4. Don’t be afraid to switch: If your chosen career is being outsourced to machines or the Third World, find another career. No one was “born” to do anything. We can learn, adapt, and change. It is what separates us from the animals.
  5. Work ethic: You may be lucky to find something that you can lose yourself while doing it. For the rest of us, work is work. But what separates the indispensable from the rest are those who go the extra mile for the customer.
  6. Market Value: There is nothing wrong in having a job that pays less as long as you can live within your means and are happy with that lifestyle. The danger is when we marry ourselves to a job or a career that has no prospects for taking care of our personal financial needs and we are forced to rely on the government or on the charity of others.[13]
  7. Invest: Your lifestyle should not match your earnings. A significant portion of your earnings should go to investments so that your money can start making money for you. There will come a time when you will not be able to earn any more. It is possible to have a retirement plan that provides for you and your family long before you actually retire from work. This requires frugality and financial or fiscal discipline.

Click here to read the rest of Adrian’s series on Biblical Finance



[1] Anemona HartocollisHartocollis. Anemona, “They are not fact-checking: How Lies on College Applications can slip through the Net.”

“Sally Goebel was working in admissions at the Wharton School of the University of Pennsylvania when an applicant submitted a moving essay about his mother’s death. He was admitted. Just before school began, someone from the university called his home and a woman answered the phone. She was the student’s mother, alive and well. “It was kismet,” Ms. Goebel, now head of Selective Admissions Consulting, said, still shocked by it years later. “There wasn’t any strategy there, and we didn’t suspect him.” His admission was revoked.


[2]  and Compare with an essay on admissions requirements for Harvard, written in 1892. at present the experiences of a college counselor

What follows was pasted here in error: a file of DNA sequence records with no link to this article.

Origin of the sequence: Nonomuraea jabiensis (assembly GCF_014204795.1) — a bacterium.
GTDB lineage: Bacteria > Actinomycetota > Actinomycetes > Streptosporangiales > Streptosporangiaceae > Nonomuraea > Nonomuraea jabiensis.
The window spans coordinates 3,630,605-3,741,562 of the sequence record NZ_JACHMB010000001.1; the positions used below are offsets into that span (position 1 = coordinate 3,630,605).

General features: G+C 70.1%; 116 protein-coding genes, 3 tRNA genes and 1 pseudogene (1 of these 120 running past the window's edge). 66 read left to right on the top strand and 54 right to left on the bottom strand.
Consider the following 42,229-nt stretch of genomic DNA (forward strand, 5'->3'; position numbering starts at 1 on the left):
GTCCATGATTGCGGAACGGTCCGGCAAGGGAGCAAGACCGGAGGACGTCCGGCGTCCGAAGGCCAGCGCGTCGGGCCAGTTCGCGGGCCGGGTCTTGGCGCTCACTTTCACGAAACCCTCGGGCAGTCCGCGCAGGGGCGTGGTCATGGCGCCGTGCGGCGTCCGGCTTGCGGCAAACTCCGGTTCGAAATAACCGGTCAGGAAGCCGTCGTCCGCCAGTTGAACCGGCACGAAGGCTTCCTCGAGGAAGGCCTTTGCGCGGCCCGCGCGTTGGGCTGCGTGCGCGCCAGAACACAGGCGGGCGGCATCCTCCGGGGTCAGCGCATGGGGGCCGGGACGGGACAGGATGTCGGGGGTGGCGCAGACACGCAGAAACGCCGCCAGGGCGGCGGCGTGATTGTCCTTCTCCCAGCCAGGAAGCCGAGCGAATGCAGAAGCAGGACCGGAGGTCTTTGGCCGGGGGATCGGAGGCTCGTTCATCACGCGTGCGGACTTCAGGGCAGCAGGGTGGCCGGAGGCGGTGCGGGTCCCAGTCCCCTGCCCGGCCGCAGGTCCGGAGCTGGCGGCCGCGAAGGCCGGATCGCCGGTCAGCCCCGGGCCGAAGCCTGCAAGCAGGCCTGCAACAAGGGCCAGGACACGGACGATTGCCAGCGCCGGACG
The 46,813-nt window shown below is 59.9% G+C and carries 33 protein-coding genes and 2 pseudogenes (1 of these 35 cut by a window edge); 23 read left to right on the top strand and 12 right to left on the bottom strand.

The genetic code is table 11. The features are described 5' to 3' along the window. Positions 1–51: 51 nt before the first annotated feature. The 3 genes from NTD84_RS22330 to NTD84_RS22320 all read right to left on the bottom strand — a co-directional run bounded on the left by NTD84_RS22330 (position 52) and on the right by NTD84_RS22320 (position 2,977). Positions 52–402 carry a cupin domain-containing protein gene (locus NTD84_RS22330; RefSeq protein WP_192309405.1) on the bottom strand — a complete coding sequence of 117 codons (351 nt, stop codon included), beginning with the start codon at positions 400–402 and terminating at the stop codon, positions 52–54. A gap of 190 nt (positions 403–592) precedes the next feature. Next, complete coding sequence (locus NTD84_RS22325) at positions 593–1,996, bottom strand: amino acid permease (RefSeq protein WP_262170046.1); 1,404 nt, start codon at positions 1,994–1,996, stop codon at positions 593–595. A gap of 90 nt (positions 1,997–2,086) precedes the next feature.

[3]  and Compare with an essay on admissions requirements for Harvard, written in 1892. at present the experiences of a college counselor


[4] Median weekly earnings of full-time wage and salary workers age 25 and older were $909 in the second quarter of 2017. Full-time workers without a high school diploma had median weekly earnings of $515, compared with $718 for high school graduates (no college) and $1,189 for those with a bachelor’s degree. Full-time workers with advanced degrees (professional or master’s degree and above) had median weekly earnings of $1,451.

[5] Rugaber. Christopher S., “Pay gap between college grads and everyone else at a record.”

[6] Ibid.


[7] Mike Rowe Congressional Testimony on Technical Careers and Job Protections.


[8] One thing to keep in mind with intermediate degree jobs, like what I mentioned above, is that the pay levels often start at higher level than jobs for a college graduate but rapidly reach a pay ceiling. Often that pay ceiling is somewhere between $50,000 and $130,000. This is a comfortable pay scale range, if you follow sound personal finance principles. You can continue on to get more specialized training that can make your skills even more valuable in your field and with time and experience open up your own business or consulting firm and earn far more than your starting job salary. College degree graduates do have a greater earning potential and may top out at a higher salary range due to more room for expansion in their careers. Still,  intermediate degree jobs can offer a rapid way to earn financial security, savings for further education, and a near recession proof fall back option that should make it a compelling consideration.

[9] Many (Adventist) high schools offer advanced placement courses and some community colleges offer high school juniors and seniors college credit classes. In my opinion, the advanced placement courses are not as valuable as getting college credit for classes taken. Advance placement courses generally seem to have more merit at Ivy League Schools but most of the feeder schools for those institutions have rigorous enough classes that assure admissions officers that the prospective applicant has the mental capacity for a demanding college experience.